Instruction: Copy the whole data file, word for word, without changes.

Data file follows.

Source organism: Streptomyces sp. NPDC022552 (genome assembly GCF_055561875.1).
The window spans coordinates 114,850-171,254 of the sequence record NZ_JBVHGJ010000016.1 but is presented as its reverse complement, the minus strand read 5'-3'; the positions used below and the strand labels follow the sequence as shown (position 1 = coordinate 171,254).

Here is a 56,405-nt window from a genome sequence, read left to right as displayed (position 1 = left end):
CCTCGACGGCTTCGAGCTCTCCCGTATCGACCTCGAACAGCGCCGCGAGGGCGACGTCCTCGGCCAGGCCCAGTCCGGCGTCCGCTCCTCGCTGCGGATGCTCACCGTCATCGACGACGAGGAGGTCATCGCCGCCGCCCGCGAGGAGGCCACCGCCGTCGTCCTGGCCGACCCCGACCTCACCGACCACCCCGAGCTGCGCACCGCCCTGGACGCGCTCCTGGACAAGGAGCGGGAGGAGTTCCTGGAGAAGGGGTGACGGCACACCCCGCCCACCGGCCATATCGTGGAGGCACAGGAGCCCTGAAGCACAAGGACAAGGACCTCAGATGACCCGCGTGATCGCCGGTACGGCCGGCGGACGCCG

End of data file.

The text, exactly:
Source organism: Streptomyces sp. NPDC022552 (genome assembly GCF_055561875.1).
The window spans coordinates 114,850-171,254 of the sequence record NZ_JBVHGJ010000016.1 but is presented as its reverse complement, the minus strand read 5'-3'; the positions used below and the strand labels follow the sequence as shown (position 1 = coordinate 171,254).

Here is a 56,405-nt window from a genome sequence, read left to right as displayed (position 1 = left end):
CCTCGACGGCTTCGAGCTCTCCCGTATCGACCTCGAACAGCGCCGCGAGGGCGACGTCCTCGGCCAGGCCCAGTCCGGCGTCCGCTCCTCGCTGCGGATGCTCACCGTCATCGACGACGAGGAGGTCATCGCCGCCGCCCGCGAGGAGGCCACCGCCGTCGTCCTGGCCGACCCCGACCTCACCGACCACCCCGAGCTGCGCACCGCCCTGGACGCGCTCCTGGACAAGGAGCGGGAGGAGTTCCTGGAGAAGGGGTGACGGCACACCCCGCCCACCGGCCATATCGTGGAGGCACAGGAGCCCTGAAGCACAAGGACAAGGACCTCAGATGACCCGCGTGATCGCCGGTACGGCCGGCGGACGCCG